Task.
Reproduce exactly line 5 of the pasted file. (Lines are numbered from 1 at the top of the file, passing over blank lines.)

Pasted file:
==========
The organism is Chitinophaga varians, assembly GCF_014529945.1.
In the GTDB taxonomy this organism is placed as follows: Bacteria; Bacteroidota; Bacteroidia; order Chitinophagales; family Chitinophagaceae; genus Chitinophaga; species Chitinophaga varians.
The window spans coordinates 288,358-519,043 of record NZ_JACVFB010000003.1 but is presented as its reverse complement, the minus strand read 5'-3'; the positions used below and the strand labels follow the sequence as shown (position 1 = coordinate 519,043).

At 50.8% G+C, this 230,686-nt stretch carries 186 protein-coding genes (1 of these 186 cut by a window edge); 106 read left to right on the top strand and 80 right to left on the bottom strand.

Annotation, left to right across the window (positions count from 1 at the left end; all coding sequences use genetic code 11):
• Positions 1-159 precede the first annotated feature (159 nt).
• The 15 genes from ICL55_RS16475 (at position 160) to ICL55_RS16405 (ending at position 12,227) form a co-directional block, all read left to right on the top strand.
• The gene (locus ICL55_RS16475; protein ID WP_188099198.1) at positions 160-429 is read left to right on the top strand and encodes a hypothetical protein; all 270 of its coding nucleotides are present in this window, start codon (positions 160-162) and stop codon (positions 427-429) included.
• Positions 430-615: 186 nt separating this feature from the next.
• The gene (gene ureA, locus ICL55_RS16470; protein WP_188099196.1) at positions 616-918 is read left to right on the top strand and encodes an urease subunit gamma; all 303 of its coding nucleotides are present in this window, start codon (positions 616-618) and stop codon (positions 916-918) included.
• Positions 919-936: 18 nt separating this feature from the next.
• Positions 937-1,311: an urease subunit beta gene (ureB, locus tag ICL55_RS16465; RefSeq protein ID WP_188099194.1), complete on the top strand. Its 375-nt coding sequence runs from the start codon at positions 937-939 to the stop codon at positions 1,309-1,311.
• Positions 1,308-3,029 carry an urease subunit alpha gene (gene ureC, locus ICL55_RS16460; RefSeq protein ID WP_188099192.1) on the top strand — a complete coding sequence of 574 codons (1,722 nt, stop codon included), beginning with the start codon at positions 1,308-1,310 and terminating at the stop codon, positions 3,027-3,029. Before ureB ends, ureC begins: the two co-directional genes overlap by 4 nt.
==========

Annotation, left to right across the window (positions count from 1 at the left end; all coding sequences use genetic code 11):